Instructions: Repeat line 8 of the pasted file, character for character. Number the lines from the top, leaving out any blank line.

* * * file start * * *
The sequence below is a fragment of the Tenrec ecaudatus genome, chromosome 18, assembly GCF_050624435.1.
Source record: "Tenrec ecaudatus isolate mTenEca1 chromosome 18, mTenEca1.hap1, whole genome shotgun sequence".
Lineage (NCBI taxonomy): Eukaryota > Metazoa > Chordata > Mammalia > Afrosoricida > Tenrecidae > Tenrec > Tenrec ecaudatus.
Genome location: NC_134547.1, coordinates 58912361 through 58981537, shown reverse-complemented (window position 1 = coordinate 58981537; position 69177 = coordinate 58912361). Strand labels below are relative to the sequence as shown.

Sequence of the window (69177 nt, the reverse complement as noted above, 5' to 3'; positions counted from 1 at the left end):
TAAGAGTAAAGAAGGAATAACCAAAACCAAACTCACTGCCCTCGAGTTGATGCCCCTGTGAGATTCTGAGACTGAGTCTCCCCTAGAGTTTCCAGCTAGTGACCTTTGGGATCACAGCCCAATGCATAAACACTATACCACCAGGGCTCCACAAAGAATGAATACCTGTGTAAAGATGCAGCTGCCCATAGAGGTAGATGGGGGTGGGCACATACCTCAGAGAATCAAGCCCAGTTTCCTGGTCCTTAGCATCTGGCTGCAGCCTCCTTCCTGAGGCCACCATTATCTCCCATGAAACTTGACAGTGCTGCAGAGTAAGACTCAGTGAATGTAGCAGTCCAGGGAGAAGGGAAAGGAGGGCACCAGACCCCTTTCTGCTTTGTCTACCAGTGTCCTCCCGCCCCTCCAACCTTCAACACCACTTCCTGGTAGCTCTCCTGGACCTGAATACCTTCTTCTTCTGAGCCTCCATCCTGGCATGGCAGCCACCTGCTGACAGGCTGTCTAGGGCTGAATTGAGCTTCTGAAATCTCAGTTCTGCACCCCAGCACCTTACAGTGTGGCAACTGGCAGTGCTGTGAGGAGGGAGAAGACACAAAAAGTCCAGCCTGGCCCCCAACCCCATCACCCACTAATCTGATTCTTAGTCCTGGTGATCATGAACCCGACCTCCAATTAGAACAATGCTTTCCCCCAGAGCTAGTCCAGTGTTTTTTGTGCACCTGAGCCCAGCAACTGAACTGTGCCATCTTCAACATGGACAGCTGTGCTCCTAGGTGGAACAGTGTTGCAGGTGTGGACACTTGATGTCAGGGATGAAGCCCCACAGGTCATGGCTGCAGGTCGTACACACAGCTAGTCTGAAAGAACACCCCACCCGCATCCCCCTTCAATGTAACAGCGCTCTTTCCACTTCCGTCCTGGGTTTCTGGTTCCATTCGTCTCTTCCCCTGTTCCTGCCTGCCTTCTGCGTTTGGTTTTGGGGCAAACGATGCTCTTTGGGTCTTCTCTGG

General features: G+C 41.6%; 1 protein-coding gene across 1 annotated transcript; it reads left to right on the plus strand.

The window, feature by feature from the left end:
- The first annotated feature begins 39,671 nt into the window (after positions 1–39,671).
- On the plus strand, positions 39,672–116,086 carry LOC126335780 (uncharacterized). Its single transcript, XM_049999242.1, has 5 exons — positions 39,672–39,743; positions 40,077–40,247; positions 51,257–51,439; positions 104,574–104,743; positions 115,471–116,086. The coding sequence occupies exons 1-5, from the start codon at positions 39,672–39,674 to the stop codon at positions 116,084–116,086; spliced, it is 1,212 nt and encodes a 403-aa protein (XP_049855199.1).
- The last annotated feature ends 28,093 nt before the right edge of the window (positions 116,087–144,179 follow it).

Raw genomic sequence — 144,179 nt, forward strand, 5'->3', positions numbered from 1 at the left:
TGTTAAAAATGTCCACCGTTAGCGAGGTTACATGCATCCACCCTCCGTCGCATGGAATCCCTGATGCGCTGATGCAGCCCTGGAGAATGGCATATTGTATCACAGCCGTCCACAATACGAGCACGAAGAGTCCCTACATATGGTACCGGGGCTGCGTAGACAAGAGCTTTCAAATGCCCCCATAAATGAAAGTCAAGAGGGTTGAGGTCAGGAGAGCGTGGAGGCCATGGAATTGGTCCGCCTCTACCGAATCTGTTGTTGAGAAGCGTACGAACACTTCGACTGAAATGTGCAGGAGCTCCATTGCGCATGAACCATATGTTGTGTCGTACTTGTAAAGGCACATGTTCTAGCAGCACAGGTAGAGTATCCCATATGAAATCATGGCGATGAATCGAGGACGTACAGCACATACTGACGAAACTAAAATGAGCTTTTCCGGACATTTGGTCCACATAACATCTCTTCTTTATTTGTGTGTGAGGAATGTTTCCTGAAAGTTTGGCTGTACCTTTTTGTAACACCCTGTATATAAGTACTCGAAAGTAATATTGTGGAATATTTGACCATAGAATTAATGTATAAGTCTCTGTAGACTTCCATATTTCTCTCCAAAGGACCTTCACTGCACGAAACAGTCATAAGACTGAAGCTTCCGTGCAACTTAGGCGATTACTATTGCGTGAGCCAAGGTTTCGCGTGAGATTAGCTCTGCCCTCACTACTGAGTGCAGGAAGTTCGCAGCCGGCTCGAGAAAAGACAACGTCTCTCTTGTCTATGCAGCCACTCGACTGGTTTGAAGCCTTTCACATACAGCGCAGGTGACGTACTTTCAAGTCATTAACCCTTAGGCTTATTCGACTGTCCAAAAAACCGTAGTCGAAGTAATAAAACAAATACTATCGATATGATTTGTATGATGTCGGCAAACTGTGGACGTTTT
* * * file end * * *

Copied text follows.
The window, feature by feature from the left end: